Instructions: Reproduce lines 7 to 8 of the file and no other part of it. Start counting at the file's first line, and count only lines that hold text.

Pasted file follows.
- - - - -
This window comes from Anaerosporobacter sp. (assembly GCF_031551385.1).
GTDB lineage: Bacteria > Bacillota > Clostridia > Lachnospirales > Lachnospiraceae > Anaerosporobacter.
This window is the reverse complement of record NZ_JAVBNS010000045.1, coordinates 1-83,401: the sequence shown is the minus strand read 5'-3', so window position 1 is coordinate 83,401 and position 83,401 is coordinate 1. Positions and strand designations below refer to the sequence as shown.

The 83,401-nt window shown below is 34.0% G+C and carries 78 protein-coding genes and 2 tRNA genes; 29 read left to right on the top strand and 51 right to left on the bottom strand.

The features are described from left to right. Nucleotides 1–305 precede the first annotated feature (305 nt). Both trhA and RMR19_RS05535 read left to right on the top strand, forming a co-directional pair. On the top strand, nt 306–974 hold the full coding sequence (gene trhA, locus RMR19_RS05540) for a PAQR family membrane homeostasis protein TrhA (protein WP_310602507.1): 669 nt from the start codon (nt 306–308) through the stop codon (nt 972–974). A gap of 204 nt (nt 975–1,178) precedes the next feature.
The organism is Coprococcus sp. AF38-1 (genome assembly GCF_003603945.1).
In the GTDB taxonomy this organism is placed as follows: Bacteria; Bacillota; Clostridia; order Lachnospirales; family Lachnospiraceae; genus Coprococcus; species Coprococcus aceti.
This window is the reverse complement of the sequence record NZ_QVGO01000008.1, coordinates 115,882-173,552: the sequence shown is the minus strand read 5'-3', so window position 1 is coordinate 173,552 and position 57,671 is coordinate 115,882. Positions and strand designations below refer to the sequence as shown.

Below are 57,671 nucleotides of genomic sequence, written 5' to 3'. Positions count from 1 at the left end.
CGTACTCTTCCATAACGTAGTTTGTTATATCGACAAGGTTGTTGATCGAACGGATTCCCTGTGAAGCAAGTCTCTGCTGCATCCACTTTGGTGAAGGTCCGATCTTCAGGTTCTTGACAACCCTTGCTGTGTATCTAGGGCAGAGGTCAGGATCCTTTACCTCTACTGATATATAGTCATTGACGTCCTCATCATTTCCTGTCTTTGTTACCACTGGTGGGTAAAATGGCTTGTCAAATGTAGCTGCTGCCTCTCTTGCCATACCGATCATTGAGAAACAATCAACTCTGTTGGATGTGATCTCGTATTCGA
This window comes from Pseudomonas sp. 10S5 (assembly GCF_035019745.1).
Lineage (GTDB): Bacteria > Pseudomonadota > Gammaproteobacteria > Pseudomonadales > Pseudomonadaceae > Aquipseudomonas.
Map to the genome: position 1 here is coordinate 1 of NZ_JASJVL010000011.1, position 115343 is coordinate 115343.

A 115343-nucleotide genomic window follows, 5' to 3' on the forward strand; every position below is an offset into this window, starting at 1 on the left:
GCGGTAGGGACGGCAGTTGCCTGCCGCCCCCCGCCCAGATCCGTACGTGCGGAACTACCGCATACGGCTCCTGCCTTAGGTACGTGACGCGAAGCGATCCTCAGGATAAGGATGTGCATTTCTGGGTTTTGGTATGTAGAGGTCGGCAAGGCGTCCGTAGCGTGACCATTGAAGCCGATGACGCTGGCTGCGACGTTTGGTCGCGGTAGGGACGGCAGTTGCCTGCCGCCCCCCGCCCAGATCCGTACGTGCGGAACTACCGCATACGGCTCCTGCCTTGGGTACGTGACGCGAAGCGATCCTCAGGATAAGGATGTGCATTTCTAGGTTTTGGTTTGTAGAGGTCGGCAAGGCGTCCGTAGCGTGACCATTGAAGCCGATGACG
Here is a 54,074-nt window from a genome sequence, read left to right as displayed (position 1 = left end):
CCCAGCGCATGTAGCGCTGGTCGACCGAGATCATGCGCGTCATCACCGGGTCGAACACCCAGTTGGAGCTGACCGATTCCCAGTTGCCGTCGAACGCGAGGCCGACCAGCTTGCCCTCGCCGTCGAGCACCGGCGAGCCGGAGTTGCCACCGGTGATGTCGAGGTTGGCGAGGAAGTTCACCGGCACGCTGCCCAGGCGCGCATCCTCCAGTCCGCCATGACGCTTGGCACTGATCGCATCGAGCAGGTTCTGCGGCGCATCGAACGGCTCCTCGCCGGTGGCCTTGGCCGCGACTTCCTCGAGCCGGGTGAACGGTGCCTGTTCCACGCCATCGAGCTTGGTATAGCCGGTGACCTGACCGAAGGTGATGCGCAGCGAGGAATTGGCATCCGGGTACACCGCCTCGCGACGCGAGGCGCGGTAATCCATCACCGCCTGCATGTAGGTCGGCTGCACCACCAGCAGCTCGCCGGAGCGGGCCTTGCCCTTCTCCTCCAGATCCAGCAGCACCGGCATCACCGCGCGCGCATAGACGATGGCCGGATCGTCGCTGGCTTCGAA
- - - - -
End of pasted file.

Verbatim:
In the GTDB taxonomy this organism is placed as follows: Bacteria; Bacillota; Clostridia; order Lachnospirales; family Lachnospiraceae; genus Coprococcus; species Coprococcus aceti.
This window is the reverse complement of the sequence record NZ_QVGO01000008.1, coordinates 115,882-173,552: the sequence shown is the minus strand read 5'-3', so window position 1 is coordinate 173,552 and position 57,671 is coordinate 115,882. Positions and strand designations below refer to the sequence as shown.